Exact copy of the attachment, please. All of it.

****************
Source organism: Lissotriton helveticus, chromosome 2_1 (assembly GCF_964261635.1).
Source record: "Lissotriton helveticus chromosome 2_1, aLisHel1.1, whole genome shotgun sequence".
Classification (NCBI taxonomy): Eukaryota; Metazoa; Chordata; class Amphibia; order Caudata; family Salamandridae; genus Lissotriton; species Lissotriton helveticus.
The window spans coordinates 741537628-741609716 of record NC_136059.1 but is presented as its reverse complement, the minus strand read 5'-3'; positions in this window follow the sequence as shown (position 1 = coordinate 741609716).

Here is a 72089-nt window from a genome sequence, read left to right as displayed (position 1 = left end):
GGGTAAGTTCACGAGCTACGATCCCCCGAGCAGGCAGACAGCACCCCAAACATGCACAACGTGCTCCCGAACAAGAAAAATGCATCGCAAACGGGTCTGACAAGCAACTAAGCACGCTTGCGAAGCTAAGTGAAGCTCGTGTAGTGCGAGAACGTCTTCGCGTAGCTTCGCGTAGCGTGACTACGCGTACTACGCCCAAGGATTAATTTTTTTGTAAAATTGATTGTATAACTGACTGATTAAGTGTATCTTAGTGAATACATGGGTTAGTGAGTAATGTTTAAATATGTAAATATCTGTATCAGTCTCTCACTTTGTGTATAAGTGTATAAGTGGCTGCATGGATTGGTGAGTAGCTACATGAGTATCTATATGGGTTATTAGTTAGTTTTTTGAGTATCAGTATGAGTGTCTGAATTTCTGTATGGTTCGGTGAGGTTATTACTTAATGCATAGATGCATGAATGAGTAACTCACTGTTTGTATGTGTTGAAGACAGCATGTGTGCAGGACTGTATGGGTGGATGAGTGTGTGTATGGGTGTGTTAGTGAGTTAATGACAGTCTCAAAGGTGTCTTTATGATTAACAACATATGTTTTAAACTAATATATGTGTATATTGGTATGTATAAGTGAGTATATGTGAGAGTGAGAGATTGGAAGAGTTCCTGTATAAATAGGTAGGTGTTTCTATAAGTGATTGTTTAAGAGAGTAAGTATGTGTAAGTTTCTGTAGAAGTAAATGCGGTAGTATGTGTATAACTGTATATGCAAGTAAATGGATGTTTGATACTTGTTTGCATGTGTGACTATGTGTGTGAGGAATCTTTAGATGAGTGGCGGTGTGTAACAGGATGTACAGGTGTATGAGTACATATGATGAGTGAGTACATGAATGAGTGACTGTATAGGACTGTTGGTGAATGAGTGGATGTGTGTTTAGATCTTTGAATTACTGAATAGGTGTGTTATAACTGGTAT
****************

Source organism: Lissotriton helveticus, chromosome 2_1 (assembly GCF_964261635.1).
Source record: "Lissotriton helveticus chromosome 2_1, aLisHel1.1, whole genome shotgun sequence".
Classification (NCBI taxonomy): Eukaryota; Metazoa; Chordata; class Amphibia; order Caudata; family Salamandridae; genus Lissotriton; species Lissotriton helveticus.
The window spans coordinates 741537628-741609716 of record NC_136059.1 but is presented as its reverse complement, the minus strand read 5'-3'; positions in this window follow the sequence as shown (position 1 = coordinate 741609716).

Here is a 72089-nt window from a genome sequence, read left to right as displayed (position 1 = left end):
GGGTAAGTTCACGAGCTACGATCCCCCGAGCAGGCAGACAGCACCCCAAACATGCACAACGTGCTCCCGAACAAGAAAAATGCATCGCAAACGGGTCTGACAAGCAACTAAGCACGCTTGCGAAGCTAAGTGAAGCTCGTGTAGTGCGAGAACGTCTTCGCGTAGCTTCGCGTAGCGTGACTACGCGTACTACGCCCAAGGATTAATTTTTTTGTAAAATTGATTGTATAACTGACTGATTAAGTGTATCTTAGTGAATACATGGGTTAGTGAGTAATGTTTAAATATGTAAATATCTGTATCAGTCTCTCACTTTGTGTATAAGTGTATAAGTGGCTGCATGGATTGGTGAGTAGCTACATGAGTATCTATATGGGTTATTAGTTAGTTTTTTGAGTATCAGTATGAGTGTCTGAATTTCTGTATGGTTCGGTGAGGTTATTACTTAATGCATAGATGCATGAATGAGTAACTCACTGTTTGTATGTGTTGAAGACAGCATGTGTGCAGGACTGTATGGGTGGATGAGTGTGTGTATGGGTGTGTTAGTGAGTTAATGACAGTCTCAAAGGTGTCTTTATGATTAACAACATATGTTTTAAACTAATATATGTGTATATTGGTATGTATAAGTGAGTATATGTGAGAGTGAGAGATTGGAAGAGTTCCTGTATAAATAGGTAGGTGTTTCTATAAGTGATTGTTTAAGAGAGTAAGTATGTGTAAGTTTCTGTAGAAGTAAATGCGGTAGTATGTGTATAACTGTATATGCAAGTAAATGGATGTTTGATACTTGTTTGCATGTGTGACTATGTGTGTGAGGAATCTTTAGATGAGTGGCGGTGTGTAACAGGATGTACAGGTGTATGAGTACATATGATGAGTGAGTACATGAATGAGTGACTGTATAGGACTGTTGGTGAATGAGTGGATGTGTGTTTAGATCTTTGAATTACTGAATAGGTGTGTTATAACTGGTAT